I don’t usually feel compelled to write two blog posts in one evening but a number of things came together over the last few days which have my mind whirring with the endless possibilities of Chinese cuisine.
Exploring China – A Culinary Adventure
The second episode of BBC2’s Exploring China – A Culinary Adventure with Ken Hom and Ching-He Huang plunged me back into the “feel” of the China I experienced – the passion for colour, texture and taste, the array of dishes, the attention to perfection in technique and authenticity, the extraordinary, numbing sensation of sichuan pepper on the tongue, the mothers and “nãinai” (grannies), especially the grannies, so devoted to preparing the meal for everyone else that they are usually the last to eat and often eat alone. Shan told me she never saw her beloved Granny sit down to eat with the family and yet this woman, with her bound feet, was the powerhouse of her family.
This 2nd episode of Exploring China was set in Chengdu the capital of Sichuan Province and the images of ever-expanding and developing China, while the old traditions linger, evoked my own experience of Urumqi in the far north-west in Xinjiang Province, a city which now has a population of over 4 million people.
Gok Wan’s Dim Sum
Meanwhile I set out yesterday to see if it was possible to create genuine dim sum at home using Gok Wan’s recipes from his Channel 4 Gok Cooks Chinese series. So I prepared:
- Prawn and Scallop Moneybag Dumplings
- Chilli and Salt Squid
- Pickled cucumber
- Steamed Rice Parcels with Chinese Mushrooms wrapped in lotus leaves
- Chicken and Leek Potsickers
- Pork and Prawn Potstickers
- Steamed Beef and Coriander Balls
- Steamed Pork Ribs
- Fried Rice
The short answer is that it IS possible, provided you don’t mind being on your feet from 11 am to 6 pm and enjoy the pleasure of playing around with endless small quantities of ingredients, making up tiny, delicious parcels of delights and have VERY patient friends who can tolerate their Sunday dinner coming at them in a haphazard way – but that’s what happens in China after all.
For me the real kick of yesterday was discovering the sensuous pleasure of cooking with a bamboo steamer, the speed with which pork ribs and minced beef meatballs cook and absorb flavours with no oil added, the scent of the steaming wood and the sizzle of water added to sticky dumplings, their bases already crisped, which turned out exactly like the real thing served at home by Shan’s family in Urumqi.
I loved making the prawn and money bag dumplings and tying them up with chive “lasoos”.
Once our guests arrived it was impossible to cook, serve, be hospitable and take photos at the same time but I can honestly say that the part-fried and part-steamed dumplings turned out just as I remembered them from Urumqi.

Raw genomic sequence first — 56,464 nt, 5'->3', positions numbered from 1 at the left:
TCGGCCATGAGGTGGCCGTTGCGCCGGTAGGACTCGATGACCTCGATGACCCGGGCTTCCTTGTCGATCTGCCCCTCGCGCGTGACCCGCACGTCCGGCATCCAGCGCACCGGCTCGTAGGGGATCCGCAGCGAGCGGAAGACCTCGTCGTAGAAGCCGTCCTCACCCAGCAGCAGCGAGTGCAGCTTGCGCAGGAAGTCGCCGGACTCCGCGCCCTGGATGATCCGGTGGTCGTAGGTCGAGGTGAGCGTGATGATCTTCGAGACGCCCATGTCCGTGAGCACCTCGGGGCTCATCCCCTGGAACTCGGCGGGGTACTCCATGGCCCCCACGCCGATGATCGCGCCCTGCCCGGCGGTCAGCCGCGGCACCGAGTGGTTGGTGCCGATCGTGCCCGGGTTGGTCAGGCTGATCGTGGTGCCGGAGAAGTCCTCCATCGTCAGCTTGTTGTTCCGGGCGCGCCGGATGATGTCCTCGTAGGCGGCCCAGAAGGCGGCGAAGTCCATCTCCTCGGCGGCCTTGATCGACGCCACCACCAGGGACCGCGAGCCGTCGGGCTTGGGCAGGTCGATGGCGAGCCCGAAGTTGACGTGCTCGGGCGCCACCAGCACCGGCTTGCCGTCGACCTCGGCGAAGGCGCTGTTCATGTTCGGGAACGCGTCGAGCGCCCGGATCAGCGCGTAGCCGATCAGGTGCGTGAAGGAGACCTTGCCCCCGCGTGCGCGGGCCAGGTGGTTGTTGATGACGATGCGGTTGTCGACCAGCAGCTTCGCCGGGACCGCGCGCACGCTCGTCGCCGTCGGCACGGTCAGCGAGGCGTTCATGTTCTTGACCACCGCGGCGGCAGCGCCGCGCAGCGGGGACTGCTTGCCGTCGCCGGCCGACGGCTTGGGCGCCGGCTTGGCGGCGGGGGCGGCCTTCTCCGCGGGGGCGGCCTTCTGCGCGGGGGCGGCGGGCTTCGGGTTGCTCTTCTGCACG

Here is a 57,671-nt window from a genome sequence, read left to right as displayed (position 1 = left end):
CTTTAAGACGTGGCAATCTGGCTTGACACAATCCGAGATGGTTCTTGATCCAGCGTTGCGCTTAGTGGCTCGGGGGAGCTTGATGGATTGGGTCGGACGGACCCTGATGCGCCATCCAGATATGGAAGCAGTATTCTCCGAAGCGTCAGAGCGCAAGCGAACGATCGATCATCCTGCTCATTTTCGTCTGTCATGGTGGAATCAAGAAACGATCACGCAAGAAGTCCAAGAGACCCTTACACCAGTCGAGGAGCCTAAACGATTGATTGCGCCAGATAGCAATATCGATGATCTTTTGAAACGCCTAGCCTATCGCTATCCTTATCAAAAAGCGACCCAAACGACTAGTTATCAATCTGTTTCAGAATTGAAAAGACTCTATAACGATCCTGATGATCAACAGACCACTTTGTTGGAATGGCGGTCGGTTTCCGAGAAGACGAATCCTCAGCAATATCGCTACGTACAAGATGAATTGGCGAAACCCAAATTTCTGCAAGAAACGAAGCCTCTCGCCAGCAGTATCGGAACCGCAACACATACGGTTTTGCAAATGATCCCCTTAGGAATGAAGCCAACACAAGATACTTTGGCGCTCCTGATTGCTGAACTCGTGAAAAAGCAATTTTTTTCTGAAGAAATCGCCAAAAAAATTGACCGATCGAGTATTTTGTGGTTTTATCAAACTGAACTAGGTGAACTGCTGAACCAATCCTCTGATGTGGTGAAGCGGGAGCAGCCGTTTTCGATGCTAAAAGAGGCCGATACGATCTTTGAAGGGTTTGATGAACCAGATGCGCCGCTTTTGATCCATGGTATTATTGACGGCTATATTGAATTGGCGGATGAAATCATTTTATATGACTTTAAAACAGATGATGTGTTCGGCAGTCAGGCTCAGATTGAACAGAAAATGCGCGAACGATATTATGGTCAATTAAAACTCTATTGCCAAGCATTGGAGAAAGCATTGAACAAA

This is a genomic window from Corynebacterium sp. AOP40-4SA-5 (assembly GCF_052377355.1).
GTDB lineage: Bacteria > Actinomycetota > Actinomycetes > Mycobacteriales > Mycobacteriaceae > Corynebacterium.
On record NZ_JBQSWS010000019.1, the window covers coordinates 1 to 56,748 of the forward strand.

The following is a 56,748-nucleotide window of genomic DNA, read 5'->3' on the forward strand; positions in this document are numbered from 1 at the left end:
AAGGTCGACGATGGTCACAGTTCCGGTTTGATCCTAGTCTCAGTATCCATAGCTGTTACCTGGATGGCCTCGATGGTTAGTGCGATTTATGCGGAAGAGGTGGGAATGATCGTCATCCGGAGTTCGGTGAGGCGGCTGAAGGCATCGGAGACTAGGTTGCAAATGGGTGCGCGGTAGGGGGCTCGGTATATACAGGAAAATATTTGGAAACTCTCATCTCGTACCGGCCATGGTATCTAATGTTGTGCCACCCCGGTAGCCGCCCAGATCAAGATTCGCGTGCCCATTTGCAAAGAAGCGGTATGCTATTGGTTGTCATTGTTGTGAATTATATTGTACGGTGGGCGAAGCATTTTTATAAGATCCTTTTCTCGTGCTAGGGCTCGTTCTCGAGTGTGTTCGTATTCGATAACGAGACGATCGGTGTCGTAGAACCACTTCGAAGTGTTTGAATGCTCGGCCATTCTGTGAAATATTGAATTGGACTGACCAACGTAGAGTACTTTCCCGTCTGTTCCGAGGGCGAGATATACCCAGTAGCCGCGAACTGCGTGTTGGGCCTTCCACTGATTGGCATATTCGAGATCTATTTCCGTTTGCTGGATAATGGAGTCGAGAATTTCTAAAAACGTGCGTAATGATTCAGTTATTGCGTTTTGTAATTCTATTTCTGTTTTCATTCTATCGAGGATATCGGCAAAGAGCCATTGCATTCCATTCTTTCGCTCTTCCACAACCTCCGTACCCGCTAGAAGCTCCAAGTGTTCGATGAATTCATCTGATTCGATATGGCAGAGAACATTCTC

We finished the meal with chilled watermelon dipped in lime and raspberry coulis from the Exploring China cookbook – simple and palate-cleansing.
Shan’s Xinjiang Spaghetti
Then I woke this morning to a new recipe from Shan in my inbox. This time it was for Xinjiang spaghetti with lamb, one of my favourite recipes from Urumqi and another reminder of the common ground between Italian and Chinese cooking. As luck would have it I had 2 small lean side-loin lamb chops in the fridge and it was easy to pick up Chinese Celery and Hu Jiao Fen pepper in the Asia Market.
The white pepper seems slightly more aromatic than ordinary white pepper but I suspect the latter would be a good substitute.
The Chinese celery has a lovely crunchy texture and more flavour than ordinary Irish celery.
I notice I tend to use a bit more meat in her recipes than Shan recommends but it’s not really necessary and these stir-fry dishes are a great way of “stretching” meat for a quick family meal. I used spelt tagliatelle because that’s what was in the cupboard and it reminded me of the flat noodles in Urumqi. I would also love to try this dish with “Pici” pasta from Tuscany.
It took about 20 minutes, if even that, from the time I started slicing garlic to serving up the meal. It was filling and delicious but not heavy. Not a scrap was left at the end.
When I started out on this blog a few short weeks ago I said I had no idea where this journey would take me. Well tomorrow, on the strength of it, I get my first chance to be inside a Chinese restaurant kitchen in Ireland. This is how half-formed dreams take shape.
A word of acknowledgement
Over the weekend I visited various Twitter Foodie friends for ingredients so a special thanks to @brid_h2g for fresh produce at her Honest to Goodness Market. @pat_whelan for pork, lamb, beef and chicken from James Whelan Butchers at Avoca, @RobertsofDalkey for scallops, prawns and squid from Roberts of Dalkey and @AsiaMarketIrl for endless patience in meeting my requests for ingredients at the Asia Market, not to mention Enter the Panda @enterthepanda and @ClaireB_Oz for supporting their enthusiastic Ma in this new endeavour 🙂
If you’d like to try a hand at this dish yourself, have a look at Shan’s Xinjiang Spaghetti recipe. Please leave a comment too. I’d love to hear how you got on!